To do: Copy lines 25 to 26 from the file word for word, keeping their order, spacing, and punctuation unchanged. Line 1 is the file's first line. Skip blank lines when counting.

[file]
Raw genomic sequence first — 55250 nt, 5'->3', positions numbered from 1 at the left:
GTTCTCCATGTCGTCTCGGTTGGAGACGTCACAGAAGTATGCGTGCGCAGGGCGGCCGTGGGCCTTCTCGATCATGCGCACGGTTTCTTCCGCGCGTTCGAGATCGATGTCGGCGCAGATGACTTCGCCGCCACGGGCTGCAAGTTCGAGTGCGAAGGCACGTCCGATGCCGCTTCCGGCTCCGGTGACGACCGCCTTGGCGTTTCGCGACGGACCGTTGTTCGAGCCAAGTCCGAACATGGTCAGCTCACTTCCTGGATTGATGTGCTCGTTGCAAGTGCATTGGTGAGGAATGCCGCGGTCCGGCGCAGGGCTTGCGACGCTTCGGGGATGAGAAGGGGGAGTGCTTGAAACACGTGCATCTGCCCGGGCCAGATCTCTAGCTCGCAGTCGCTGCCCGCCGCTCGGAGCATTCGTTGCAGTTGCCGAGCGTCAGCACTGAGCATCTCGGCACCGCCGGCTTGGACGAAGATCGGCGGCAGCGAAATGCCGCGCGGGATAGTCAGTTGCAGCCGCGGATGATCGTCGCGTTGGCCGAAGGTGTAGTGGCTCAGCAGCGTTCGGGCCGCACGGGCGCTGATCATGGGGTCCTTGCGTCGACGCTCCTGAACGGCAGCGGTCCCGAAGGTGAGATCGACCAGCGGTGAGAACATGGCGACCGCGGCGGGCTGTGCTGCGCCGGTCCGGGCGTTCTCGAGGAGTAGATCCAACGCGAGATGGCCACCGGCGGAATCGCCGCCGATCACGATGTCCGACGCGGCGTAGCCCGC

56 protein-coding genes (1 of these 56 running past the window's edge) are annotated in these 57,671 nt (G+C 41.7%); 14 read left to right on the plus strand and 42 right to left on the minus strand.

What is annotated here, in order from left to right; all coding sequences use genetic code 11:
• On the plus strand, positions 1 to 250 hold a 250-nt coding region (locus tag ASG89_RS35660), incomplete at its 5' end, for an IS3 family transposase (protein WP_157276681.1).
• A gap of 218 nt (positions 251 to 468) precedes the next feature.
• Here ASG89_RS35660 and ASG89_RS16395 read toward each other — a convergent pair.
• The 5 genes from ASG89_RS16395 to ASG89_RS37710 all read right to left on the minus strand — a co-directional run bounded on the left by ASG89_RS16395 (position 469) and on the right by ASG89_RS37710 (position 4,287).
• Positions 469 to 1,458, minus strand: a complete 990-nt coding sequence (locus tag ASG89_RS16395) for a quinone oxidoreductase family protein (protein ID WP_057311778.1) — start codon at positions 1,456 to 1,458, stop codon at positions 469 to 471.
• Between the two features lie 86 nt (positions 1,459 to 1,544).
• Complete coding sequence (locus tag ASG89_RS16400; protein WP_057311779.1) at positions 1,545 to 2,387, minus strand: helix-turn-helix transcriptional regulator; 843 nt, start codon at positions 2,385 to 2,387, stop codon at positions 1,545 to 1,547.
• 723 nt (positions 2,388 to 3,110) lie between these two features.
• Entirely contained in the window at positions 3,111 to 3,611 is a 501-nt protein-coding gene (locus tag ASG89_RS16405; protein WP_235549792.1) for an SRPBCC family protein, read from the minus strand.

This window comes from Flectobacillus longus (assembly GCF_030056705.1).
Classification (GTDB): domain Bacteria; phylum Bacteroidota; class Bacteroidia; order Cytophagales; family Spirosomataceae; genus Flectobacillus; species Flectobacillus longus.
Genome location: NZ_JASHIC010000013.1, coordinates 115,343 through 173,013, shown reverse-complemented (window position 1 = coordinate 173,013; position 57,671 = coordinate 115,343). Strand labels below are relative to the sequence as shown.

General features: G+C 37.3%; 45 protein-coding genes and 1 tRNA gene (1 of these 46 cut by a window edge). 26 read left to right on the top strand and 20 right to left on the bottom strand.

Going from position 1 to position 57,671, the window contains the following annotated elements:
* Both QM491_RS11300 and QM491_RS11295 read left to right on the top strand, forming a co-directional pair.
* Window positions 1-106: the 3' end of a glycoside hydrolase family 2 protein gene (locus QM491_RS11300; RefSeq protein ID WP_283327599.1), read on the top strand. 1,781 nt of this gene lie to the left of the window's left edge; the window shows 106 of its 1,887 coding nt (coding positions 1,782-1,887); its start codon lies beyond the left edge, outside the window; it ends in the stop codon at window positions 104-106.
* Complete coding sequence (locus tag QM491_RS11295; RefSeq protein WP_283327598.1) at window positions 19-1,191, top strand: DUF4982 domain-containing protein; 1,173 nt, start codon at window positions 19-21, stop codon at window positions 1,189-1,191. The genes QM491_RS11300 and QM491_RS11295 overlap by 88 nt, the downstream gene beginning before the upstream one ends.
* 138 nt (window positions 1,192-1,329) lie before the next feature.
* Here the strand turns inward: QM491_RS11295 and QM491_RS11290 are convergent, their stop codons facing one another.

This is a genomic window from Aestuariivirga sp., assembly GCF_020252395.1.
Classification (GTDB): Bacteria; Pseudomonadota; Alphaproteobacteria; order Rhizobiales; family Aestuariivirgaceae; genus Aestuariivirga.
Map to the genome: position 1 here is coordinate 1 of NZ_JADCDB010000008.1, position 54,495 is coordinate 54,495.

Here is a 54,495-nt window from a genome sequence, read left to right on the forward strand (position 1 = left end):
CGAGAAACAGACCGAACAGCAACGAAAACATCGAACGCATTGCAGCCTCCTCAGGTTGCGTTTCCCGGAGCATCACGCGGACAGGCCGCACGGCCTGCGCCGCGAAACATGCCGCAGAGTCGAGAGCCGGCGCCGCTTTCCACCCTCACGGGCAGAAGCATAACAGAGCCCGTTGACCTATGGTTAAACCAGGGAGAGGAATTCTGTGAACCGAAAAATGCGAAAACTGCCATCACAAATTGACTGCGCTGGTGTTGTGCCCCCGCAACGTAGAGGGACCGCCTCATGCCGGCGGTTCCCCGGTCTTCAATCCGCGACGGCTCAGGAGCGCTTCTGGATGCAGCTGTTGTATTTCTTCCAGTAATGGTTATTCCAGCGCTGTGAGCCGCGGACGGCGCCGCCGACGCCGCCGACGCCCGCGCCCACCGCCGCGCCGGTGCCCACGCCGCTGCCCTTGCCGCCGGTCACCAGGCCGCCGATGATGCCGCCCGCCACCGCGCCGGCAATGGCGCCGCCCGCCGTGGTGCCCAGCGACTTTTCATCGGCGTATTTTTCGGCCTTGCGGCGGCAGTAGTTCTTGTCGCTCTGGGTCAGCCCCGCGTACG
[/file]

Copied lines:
Classification (GTDB): Bacteria; Pseudomonadota; Alphaproteobacteria; order Rhizobiales; family Aestuariivirgaceae; genus Aestuariivirga.
Map to the genome: position 1 here is coordinate 1 of NZ_JADCDB010000008.1, position 54,495 is coordinate 54,495.